As Greece welcomes record tourists, its water crisis deepens. Reservoirs on islands like Naxos have dried up, and seawater contamination damages crops. Authorities are scrambling to deploy desalination units to address severe water shortages.

Greece's Water Crisis Worsens as Tourist Season Hits High Gear
Naxos, Greece
(Photo : Chris Barbalis/Unsplash)

Greece Battles Severe Summer Drought

Greece's bustling tourist season is under threat as the nation faces an escalating water crisis. In islands like Naxos and Karpathos, key water reservoirs have run dry, significantly impacting local agriculture and straining resources as the country prepares for an influx of visitors. 

The situation has been exacerbated by months of minimal rainfall, affecting areas that are typically bustling with tourists seeking Greece's renowned beaches and historic sites.

In Naxos, previously full reservoirs are now mud pits, home only to local wildlife, while seawater infiltration has compromised the freshwater supply, damaging vital potato crops. 

The situation mirrors the challenges in Karpathos, where water usage restrictions are in place to manage the scarcity, focusing primarily on limiting the filling of swimming pools.

Authorities in Greece are urgently turning to technological solutions like desalination to alleviate the water shortage. Several islands are adopting portable desalination units to convert seawater into a drinkable resource for residents and tourists.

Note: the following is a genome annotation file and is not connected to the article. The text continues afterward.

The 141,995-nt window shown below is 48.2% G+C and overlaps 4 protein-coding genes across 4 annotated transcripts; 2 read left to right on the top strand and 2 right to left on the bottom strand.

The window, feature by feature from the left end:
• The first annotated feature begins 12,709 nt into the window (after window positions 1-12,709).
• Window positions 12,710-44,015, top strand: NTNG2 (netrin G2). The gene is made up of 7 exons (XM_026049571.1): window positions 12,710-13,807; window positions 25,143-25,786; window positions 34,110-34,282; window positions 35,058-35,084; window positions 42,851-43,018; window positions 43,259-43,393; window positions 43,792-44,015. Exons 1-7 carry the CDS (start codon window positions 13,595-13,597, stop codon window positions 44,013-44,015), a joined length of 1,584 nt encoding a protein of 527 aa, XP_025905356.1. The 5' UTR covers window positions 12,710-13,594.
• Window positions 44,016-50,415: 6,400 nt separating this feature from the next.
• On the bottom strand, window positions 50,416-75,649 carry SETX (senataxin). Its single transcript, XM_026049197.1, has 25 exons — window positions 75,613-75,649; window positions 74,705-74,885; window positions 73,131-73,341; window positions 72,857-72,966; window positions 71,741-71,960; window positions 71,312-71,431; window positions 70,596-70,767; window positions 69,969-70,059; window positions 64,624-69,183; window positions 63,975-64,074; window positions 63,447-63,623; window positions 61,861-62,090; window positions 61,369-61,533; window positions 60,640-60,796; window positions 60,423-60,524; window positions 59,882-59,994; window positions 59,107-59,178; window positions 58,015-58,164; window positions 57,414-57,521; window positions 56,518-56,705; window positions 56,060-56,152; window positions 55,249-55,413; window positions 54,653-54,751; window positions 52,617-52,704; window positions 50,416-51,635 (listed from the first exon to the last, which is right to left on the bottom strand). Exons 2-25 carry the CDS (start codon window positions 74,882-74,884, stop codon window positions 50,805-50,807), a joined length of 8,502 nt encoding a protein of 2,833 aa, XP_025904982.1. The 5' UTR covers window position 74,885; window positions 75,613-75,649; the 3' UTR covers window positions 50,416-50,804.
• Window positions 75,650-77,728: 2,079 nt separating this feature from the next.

However, these measures are still insufficient for the agricultural sector, which continues to suffer from saline contamination in irrigation systems.

This comes when Greece is already facing some of the wider causes attributed to climate change. Higher temperatures and more frequent incidents of wildfires also threaten the sustainability of its tourism industry, which has otherwise acted as the country's economic backbone. 

According to experts, including Andrea Toreti from Copernicus Emergency Management Service, it is a shift from emergency responses to proactive prevention and preparedness against some of these recurring environmental challenges.

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Athens Responds to Severe Heatwave

With a severe heat wave hitting Greece, emergency measures are being implemented to save residents and tourists from soaring temperatures. 

Athens has allowed a line of security protocols with temperatures soaring upwards of 50 degrees Celsius, which includes opening air-conditioned public spaces and increasing medical support to help those most vulnerable to the extreme conditions.

In addition, the city has increased fire patrols over major parks and forests to help protect against wildfires that have spread because of this dry weather. The city of Athens has also promoted a mobile app called Extrema to cope with the problem further. 

It provides real-time temperature updates and health advisories, pinpoints the closest cooling spots- whether a fountain or shaded park-and advises on the best routes through the city to avoid the worst of the heat.

Apart from that, the Extrema app does a lot to update locals about the local air quality, which also helps one make informed decisions against health risks. 

These are proactive steps the city is taking amidst a more general effort to manage the impact of any heat wave to ensure the safety of locals and millions of tourists who visit Greece annually. 

With temperatures set to soar over the coming days, the country remains gripped by anxiety as the government continues to respond with resources and technology to mitigate the impact of such an unprecedented heatwave.

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